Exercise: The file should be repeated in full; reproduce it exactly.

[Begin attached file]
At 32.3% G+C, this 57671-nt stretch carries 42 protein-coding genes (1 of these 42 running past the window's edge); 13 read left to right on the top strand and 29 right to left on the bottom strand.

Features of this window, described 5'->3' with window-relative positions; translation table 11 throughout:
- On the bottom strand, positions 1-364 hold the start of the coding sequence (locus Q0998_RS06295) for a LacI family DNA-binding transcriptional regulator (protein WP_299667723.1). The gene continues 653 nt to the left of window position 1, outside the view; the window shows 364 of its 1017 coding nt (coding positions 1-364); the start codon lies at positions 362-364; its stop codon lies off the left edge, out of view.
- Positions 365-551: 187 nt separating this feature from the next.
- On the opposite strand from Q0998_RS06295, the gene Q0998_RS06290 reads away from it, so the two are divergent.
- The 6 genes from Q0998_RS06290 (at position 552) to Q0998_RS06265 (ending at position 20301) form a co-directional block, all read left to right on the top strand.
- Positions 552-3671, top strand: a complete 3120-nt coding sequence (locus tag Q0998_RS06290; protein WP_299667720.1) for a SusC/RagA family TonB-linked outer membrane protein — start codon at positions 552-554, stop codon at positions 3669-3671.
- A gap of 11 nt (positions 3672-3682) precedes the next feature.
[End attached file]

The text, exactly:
At 32.3% G+C, this 57671-nt stretch carries 42 protein-coding genes (1 of these 42 running past the window's edge); 13 read left to right on the top strand and 29 right to left on the bottom strand.

Features of this window, described 5'->3' with window-relative positions; translation table 11 throughout:
- On the bottom strand, positions 1-364 hold the start of the coding sequence (locus Q0998_RS06295) for a LacI family DNA-binding transcriptional regulator (protein WP_299667723.1). The gene continues 653 nt to the left of window position 1, outside the view; the window shows 364 of its 1017 coding nt (coding positions 1-364); the start codon lies at positions 362-364; its stop codon lies off the left edge, out of view.
- Positions 365-551: 187 nt separating this feature from the next.
- On the opposite strand from Q0998_RS06295, the gene Q0998_RS06290 reads away from it, so the two are divergent.
- The 6 genes from Q0998_RS06290 (at position 552) to Q0998_RS06265 (ending at position 20301) form a co-directional block, all read left to right on the top strand.
- Positions 552-3671, top strand: a complete 3120-nt coding sequence (locus tag Q0998_RS06290; protein WP_299667720.1) for a SusC/RagA family TonB-linked outer membrane protein — start codon at positions 552-554, stop codon at positions 3669-3671.
- A gap of 11 nt (positions 3672-3682) precedes the next feature.